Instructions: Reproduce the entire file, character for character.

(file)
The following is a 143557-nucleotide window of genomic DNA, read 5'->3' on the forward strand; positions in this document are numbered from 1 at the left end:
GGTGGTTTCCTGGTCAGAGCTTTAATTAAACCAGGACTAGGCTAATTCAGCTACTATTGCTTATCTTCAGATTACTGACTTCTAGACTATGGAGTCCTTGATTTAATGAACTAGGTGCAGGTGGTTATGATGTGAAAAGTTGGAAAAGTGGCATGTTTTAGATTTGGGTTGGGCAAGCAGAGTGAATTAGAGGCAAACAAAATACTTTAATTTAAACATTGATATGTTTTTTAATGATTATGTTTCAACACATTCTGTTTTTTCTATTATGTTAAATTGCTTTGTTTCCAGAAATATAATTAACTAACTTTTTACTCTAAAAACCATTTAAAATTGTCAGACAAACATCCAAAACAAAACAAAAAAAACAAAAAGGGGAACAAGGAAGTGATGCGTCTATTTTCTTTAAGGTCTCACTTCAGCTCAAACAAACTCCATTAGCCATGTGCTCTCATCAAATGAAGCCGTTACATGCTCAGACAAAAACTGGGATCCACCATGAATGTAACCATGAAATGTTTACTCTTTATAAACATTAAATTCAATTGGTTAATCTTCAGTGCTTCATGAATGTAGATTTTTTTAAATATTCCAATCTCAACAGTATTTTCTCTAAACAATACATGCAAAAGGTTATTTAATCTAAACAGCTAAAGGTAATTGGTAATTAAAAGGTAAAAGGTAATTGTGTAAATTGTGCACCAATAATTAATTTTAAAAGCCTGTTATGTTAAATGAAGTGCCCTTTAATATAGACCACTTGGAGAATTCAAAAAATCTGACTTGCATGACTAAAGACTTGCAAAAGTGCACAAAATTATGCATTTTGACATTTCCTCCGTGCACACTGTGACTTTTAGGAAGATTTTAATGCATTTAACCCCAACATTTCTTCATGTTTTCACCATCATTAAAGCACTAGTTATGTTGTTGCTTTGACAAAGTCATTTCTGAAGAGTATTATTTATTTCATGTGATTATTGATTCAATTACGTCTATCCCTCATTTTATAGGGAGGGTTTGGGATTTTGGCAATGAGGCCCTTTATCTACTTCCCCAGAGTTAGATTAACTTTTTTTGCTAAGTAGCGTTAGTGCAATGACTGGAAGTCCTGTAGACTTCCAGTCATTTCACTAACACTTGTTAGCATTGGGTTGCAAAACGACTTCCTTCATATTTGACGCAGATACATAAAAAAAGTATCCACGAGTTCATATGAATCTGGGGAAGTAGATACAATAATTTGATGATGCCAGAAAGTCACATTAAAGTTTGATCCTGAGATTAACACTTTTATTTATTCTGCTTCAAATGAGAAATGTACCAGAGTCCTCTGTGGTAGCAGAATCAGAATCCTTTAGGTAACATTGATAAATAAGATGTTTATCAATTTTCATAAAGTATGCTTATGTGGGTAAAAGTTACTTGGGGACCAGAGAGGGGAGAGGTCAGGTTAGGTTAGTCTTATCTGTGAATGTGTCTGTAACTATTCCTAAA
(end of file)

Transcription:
The following is a 143557-nucleotide window of genomic DNA, read 5'->3' on the forward strand; positions in this document are numbered from 1 at the left end:
GGTGGTTTCCTGGTCAGAGCTTTAATTAAACCAGGACTAGGCTAATTCAGCTACTATTGCTTATCTTCAGATTACTGACTTCTAGACTATGGAGTCCTTGATTTAATGAACTAGGTGCAGGTGGTTATGATGTGAAAAGTTGGAAAAGTGGCATGTTTTAGATTTGGGTTGGGCAAGCAGAGTGAATTAGAGGCAAACAAAATACTTTAATTTAAACATTGATATGTTTTTTAATGATTATGTTTCAACACATTCTGTTTTTTCTATTATGTTAAATTGCTTTGTTTCCAGAAATATAATTAACTAACTTTTTACTCTAAAAACCATTTAAAATTGTCAGACAAACATCCAAAACAAAACAAAAAAAACAAAAAGGGGAACAAGGAAGTGATGCGTCTATTTTCTTTAAGGTCTCACTTCAGCTCAAACAAACTCCATTAGCCATGTGCTCTCATCAAATGAAGCCGTTACATGCTCAGACAAAAACTGGGATCCACCATGAATGTAACCATGAAATGTTTACTCTTTATAAACATTAAATTCAATTGGTTAATCTTCAGTGCTTCATGAATGTAGATTTTTTTAAATATTCCAATCTCAACAGTATTTTCTCTAAACAATACATGCAAAAGGTTATTTAATCTAAACAGCTAAAGGTAATTGGTAATTAAAAGGTAAAAGGTAATTGTGTAAATTGTGCACCAATAATTAATTTTAAAAGCCTGTTATGTTAAATGAAGTGCCCTTTAATATAGACCACTTGGAGAATTCAAAAAATCTGACTTGCATGACTAAAGACTTGCAAAAGTGCACAAAATTATGCATTTTGACATTTCCTCCGTGCACACTGTGACTTTTAGGAAGATTTTAATGCATTTAACCCCAACATTTCTTCATGTTTTCACCATCATTAAAGCACTAGTTATGTTGTTGCTTTGACAAAGTCATTTCTGAAGAGTATTATTTATTTCATGTGATTATTGATTCAATTACGTCTATCCCTCATTTTATAGGGAGGGTTTGGGATTTTGGCAATGAGGCCCTTTATCTACTTCCCCAGAGTTAGATTAACTTTTTTTGCTAAGTAGCGTTAGTGCAATGACTGGAAGTCCTGTAGACTTCCAGTCATTTCACTAACACTTGTTAGCATTGGGTTGCAAAACGACTTCCTTCATATTTGACGCAGATACATAAAAAAAGTATCCACGAGTTCATATGAATCTGGGGAAGTAGATACAATAATTTGATGATGCCAGAAAGTCACATTAAAGTTTGATCCTGAGATTAACACTTTTATTTATTCTGCTTCAAATGAGAAATGTACCAGAGTCCTCTGTGGTAGCAGAATCAGAATCCTTTAGGTAACATTGATAAATAAGATGTTTATCAATTTTCATAAAGTATGCTTATGTGGGTAAAAGTTACTTGGGGACCAGAGAGGGGAGAGGTCAGGTTAGGTTAGTCTTATCTGTGAATGTGTCTGTAACTATTCCTAAA